Take THQ's Darksiders, which drew incorrect parallels with Sony's franchise and left people disappointed due to wrongful expectations. Yet we've already heard similar parallels drawn between Kratos and Pandora's Tower.
Yet to compare the two is like comparing Zelda and Mass Effect. Gameplay may be similar, but the experience is wholly different.
Pandora's Tower tells the story of Aeron and Elena, a relationship the details of which you need to uncover as you progress through the game. All we initially know is that Elena has been infected with a curse that will slowly engulf her unless Aeron manages to gather flesh from thirteen different monsters in thirteen different towers across the country.
As the game progresses you'll also find out exactly why Elena has been hit by the curse. That reveal, combined with the developing relationships between the protagonists, makes for an engaging story that's hard to put down: just as it should be when it comes to Japanese role-playing adventures.
The task ahead of him seems impossible as - of course - Aeron cannot be labelled a fighter, but there is no alternative. Willingness to help Elena wins through though, and Aeron is soon armed with the weapons and items he needs to take a stand against dubious odds. Between missions it is essential to return to Elena to give her regular doses of meat, and it is in these moments that Pandora's Tower seeks to focus on character building as well as forging links between Aeron, Elena and the player.
How effective a player is in returning to Elena with meat or even gifts has a direct impact on both the relationship between Aeron and Elena and your path towards one of the game's different endings. Yes, there are several, and not every one is positive. Would you sacrifice time to be sociable at the sickbed, or will you spend all your waking moments out on grand adventures? It is an old and proven concept, but one that still works.
The towers which Aeron must visit are far from unimaginative areas filled with assembly lines of monsters to slaughter. The structure is relatively simple, but you are destined to encounter a lot of clever level designs along the way. There is, for example, a bunch of puzzles to solve and secrets to discover, but most of all each tower feels unique, and has its own character. The only common feature between the towers is that you can smash the chains on the door to the boss.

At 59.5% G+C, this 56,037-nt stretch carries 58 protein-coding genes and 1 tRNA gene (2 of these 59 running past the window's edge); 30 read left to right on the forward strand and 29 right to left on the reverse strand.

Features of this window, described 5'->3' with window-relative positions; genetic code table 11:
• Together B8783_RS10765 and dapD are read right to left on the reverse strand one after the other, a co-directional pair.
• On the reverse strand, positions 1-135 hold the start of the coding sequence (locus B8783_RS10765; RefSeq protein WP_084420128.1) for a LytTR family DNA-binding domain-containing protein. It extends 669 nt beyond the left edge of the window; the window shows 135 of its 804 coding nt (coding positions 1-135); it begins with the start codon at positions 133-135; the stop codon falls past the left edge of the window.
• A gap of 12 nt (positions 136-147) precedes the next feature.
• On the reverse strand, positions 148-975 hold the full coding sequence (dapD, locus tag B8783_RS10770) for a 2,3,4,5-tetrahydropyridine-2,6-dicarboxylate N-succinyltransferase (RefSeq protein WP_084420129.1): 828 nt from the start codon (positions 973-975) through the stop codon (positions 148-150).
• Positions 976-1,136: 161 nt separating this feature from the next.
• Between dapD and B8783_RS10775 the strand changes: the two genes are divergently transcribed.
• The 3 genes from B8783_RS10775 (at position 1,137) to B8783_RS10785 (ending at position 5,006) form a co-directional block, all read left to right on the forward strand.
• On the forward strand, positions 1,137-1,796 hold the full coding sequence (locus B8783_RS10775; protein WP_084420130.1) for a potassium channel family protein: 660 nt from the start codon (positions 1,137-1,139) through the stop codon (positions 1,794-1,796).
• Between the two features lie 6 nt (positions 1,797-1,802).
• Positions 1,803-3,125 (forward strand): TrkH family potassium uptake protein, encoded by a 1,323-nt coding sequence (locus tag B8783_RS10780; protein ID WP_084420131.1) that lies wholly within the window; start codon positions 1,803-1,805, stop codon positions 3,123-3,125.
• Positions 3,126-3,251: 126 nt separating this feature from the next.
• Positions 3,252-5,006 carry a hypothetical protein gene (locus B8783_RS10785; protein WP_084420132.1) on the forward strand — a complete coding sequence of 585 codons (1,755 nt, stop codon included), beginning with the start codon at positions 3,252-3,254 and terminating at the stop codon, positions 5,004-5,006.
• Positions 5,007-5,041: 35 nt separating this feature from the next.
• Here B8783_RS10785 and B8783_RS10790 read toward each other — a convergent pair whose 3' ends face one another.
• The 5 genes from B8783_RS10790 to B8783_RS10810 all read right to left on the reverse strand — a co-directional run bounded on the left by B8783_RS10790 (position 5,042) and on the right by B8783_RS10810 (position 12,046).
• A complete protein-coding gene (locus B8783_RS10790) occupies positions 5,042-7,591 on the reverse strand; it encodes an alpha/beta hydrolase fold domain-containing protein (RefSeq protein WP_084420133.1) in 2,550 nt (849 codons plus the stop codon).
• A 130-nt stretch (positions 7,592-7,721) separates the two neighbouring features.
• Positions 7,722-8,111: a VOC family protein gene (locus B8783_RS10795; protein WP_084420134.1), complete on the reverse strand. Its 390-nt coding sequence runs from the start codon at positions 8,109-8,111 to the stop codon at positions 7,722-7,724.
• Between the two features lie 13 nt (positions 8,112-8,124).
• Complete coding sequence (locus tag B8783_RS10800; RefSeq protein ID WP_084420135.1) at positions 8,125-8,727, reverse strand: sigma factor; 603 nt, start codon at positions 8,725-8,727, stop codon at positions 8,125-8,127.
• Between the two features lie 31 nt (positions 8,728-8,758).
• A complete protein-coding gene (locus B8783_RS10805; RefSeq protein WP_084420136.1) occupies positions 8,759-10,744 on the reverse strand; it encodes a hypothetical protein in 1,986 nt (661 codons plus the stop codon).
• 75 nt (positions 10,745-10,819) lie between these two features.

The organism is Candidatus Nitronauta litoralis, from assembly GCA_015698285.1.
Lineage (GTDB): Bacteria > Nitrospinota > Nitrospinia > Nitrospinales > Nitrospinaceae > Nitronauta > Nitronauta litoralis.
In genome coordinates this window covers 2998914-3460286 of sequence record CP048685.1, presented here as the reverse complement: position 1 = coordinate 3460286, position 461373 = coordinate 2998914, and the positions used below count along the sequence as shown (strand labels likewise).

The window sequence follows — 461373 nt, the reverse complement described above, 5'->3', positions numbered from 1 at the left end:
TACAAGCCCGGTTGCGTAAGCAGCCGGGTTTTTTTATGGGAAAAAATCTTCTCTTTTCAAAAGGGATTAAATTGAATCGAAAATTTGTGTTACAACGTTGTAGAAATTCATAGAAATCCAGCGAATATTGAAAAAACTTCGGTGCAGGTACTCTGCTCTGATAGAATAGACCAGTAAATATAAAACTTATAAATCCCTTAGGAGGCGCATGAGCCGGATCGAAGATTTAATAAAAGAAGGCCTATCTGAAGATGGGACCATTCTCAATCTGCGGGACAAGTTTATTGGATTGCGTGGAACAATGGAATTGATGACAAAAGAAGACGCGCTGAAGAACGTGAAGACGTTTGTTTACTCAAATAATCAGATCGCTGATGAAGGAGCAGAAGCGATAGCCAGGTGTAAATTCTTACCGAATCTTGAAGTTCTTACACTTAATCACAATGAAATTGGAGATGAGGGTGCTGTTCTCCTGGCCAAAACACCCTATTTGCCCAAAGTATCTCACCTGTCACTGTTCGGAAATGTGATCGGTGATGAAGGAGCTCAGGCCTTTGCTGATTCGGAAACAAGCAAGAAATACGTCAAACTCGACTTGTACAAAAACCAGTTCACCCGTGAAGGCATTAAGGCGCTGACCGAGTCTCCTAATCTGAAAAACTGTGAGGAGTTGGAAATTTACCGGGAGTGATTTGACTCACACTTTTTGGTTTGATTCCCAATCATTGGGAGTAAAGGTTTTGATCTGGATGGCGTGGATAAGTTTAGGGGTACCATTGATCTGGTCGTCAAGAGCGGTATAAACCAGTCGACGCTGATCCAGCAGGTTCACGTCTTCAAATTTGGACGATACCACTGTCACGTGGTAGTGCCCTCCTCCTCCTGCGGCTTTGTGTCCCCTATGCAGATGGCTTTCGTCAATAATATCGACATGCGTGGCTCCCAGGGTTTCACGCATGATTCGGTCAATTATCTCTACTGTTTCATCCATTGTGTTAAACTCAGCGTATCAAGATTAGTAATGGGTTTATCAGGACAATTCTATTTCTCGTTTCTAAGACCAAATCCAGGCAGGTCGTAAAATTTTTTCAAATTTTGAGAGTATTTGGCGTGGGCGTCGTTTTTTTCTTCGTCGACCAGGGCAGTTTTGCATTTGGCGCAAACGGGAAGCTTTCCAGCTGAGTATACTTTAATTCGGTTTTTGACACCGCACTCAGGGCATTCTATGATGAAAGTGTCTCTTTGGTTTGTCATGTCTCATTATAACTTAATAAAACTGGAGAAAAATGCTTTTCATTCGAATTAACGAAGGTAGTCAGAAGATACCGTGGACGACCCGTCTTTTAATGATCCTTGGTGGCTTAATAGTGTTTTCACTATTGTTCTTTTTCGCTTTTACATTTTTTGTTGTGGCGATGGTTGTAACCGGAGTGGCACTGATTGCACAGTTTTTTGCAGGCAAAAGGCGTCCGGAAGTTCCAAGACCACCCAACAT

Progress through these towers come with a mix of combat, platforming and puzzle-solving. The Remote is swung to use Aeron's weapon chain - your way to kill monsters, and its multi-direction implementation is nicely wrought. Cut from a certain angle to tie a specific limb of a monster to prevent its movement. With practice, you can even bind enemies together.
One of the things that I especially like in Pandora's Tower is the varied and challenging boss fights. Here comparisons do come to mind again, like Legend of Zelda when it comes to finding a unique spot for each boss. I will not spoil the fun for you by revealing anything, but developer Ganbarion has certainly found a lot of fun challenges and solutions that make Pandora's Tower feel more like an adventure game than a pure RPG.
Also its work on voice work and classical music - which includes Beethoven and Verdi - is top class. The same can be said about the presentation and graphics, though the latter falls just short of stunning. Nintendo's Wii can probably do better, but experience tells me that one should not demand too much of Japanese role-playing titles in regards to the graphics. Even with this in mind, Pandora's Tower is still one of the nicer titles in the genre.
When all the answers as to why the relationship Aeron and Elena is so special, why she suffers from the curse, and why I have been forced to run errands across the country's thirteen towers is revealed, I don't feel that I have experienced a true masterpiece, but certainly an interesting story.
In the end, Pandora's Tower is a laudable title with real depth, perfect for those who want to experience an adventure more accessible than The Last Story or Xenoblade Chronicles.